- Taking Turmeric? It’s Not Doing Squat Unless You Are Taking Other Things Too
- Healthy Vegan Meals That Cost Less Than $2 Video
- Understanding Addiction: How Does It Happen? Infographic
- Does Nutrition Really Affect Your Stress Levels?
- Are Vitamin D Supplements Effective For Diabetes, Weight Loss, And Blood Pressure? Video
- Are You Aware Of These Food Industry Lies? Infographic
- Sugar: Is It As Addictive As Drugs? Video
The Shocking Things That Happen When You Don’t Recycle Old Plastic
Hopefully you are trying to recycle as much plastic as possible but some days, don’t you just want to pitch it all in the trash and just have it be done with? Unfortunately, a great many people seem to feel this way.
While the recycling of glass and plastic appears to be growing, only a very small amount of plastics are being recycled. The EPA (Environmental Protection Agency) states that only about 6.8 percent of all plastic was recycled in 2007. Compare that with the 50 percent of all paper that gets recycled and it’s clear that we have a problem with plastic.
Why such a low rate of recycling? One of the reasons is that not all types of plastics are accepted by curbside or community recycling programs. For example, plastic bags and packing peanuts may not be accepted.
The American Plastics Council states that about half of all communities in the US have some type of recycling program for plastics. Individual communities determine the type of plastic that they want to accept as well as the types of materials they want to recycle. So while some communities offer curbside recycling along with regular trash pick-up, other communities have residents drop off their items to be recycled at specific drop off points or centers. This means that while some communities might accept just about any type of plastic, others are limited in what they are willing to accept, such as only plastics marked with the PET or HDPE markings.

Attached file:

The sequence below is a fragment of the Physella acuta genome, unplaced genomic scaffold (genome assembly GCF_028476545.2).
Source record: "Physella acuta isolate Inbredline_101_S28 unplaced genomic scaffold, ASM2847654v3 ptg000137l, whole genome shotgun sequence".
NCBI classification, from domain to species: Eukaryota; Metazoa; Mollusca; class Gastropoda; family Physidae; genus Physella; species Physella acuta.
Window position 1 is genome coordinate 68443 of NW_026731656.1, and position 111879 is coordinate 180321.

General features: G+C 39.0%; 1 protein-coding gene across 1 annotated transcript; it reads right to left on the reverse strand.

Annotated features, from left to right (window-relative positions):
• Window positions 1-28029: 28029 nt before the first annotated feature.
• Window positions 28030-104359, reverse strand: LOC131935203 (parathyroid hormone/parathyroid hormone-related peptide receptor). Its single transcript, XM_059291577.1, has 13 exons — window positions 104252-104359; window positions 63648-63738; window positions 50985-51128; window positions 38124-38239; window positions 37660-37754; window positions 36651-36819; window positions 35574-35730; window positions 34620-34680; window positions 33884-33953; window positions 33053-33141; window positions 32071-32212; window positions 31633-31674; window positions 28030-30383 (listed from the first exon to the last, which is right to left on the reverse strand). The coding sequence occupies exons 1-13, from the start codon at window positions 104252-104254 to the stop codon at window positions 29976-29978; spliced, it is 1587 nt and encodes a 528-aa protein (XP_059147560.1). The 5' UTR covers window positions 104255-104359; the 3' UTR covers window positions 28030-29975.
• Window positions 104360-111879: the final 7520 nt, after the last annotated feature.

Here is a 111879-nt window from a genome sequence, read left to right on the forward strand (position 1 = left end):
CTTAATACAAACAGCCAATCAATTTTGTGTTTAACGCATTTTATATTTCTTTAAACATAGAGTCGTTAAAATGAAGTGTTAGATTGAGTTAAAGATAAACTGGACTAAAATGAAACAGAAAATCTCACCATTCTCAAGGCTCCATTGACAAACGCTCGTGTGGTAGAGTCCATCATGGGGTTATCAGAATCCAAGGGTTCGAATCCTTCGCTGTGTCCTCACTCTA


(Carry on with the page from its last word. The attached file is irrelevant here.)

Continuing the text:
When communities do not accept certain types of plastic, what are consumers to do? Many of them, apparently, are simply opting to throw them away. This limited acceptance might be the reason why we find such low rates of plastic recycling.
There is some hope, however. At least some types of plastics are being recycled, such as individual water bottles. These are recycled at about a 23 percent rate, while milk cartons and larger sized water bottles get recycled about 28 percent of the time and, PET soft drink bottles are recycled about 37 percent of the time.
However, to truly be effective all types of plastics should be nearer the 98 percent level.
Continue to Page 2